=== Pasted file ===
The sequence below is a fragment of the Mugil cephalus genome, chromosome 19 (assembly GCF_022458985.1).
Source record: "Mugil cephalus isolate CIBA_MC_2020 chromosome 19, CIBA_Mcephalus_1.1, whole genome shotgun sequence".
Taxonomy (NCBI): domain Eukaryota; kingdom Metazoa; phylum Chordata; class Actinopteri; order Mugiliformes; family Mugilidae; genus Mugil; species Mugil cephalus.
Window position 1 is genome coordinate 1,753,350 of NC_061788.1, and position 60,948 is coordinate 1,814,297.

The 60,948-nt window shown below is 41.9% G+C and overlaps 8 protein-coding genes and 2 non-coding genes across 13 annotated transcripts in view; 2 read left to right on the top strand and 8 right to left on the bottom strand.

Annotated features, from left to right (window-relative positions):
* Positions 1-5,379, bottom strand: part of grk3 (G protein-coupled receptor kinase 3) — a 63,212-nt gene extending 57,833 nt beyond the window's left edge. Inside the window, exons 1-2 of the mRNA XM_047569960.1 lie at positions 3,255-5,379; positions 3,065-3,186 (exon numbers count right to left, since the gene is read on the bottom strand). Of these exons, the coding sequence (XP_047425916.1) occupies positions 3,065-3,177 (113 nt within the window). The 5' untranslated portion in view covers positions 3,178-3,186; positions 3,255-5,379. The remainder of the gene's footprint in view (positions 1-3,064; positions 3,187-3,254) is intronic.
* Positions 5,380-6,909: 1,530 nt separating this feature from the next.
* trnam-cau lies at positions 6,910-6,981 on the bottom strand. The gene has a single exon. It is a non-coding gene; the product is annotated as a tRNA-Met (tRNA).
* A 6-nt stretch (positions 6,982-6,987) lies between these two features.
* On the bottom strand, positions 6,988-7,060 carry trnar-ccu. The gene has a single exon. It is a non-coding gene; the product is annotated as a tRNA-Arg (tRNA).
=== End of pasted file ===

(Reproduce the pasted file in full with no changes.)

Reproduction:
The sequence below is a fragment of the Mugil cephalus genome, chromosome 19 (assembly GCF_022458985.1).
Source record: "Mugil cephalus isolate CIBA_MC_2020 chromosome 19, CIBA_Mcephalus_1.1, whole genome shotgun sequence".
Taxonomy (NCBI): domain Eukaryota; kingdom Metazoa; phylum Chordata; class Actinopteri; order Mugiliformes; family Mugilidae; genus Mugil; species Mugil cephalus.
Window position 1 is genome coordinate 1,753,350 of NC_061788.1, and position 60,948 is coordinate 1,814,297.

The 60,948-nt window shown below is 41.9% G+C and overlaps 8 protein-coding genes and 2 non-coding genes across 13 annotated transcripts in view; 2 read left to right on the top strand and 8 right to left on the bottom strand.

Annotated features, from left to right (window-relative positions):
* Positions 1-5,379, bottom strand: part of grk3 (G protein-coupled receptor kinase 3) — a 63,212-nt gene extending 57,833 nt beyond the window's left edge. Inside the window, exons 1-2 of the mRNA XM_047569960.1 lie at positions 3,255-5,379; positions 3,065-3,186 (exon numbers count right to left, since the gene is read on the bottom strand). Of these exons, the coding sequence (XP_047425916.1) occupies positions 3,065-3,177 (113 nt within the window). The 5' untranslated portion in view covers positions 3,178-3,186; positions 3,255-5,379. The remainder of the gene's footprint in view (positions 1-3,064; positions 3,187-3,254) is intronic.
* Positions 5,380-6,909: 1,530 nt separating this feature from the next.
* trnam-cau lies at positions 6,910-6,981 on the bottom strand. The gene has a single exon. It is a non-coding gene; the product is annotated as a tRNA-Met (tRNA).
* A 6-nt stretch (positions 6,982-6,987) lies between these two features.
* On the bottom strand, positions 6,988-7,060 carry trnar-ccu. The gene has a single exon. It is a non-coding gene; the product is annotated as a tRNA-Arg (tRNA).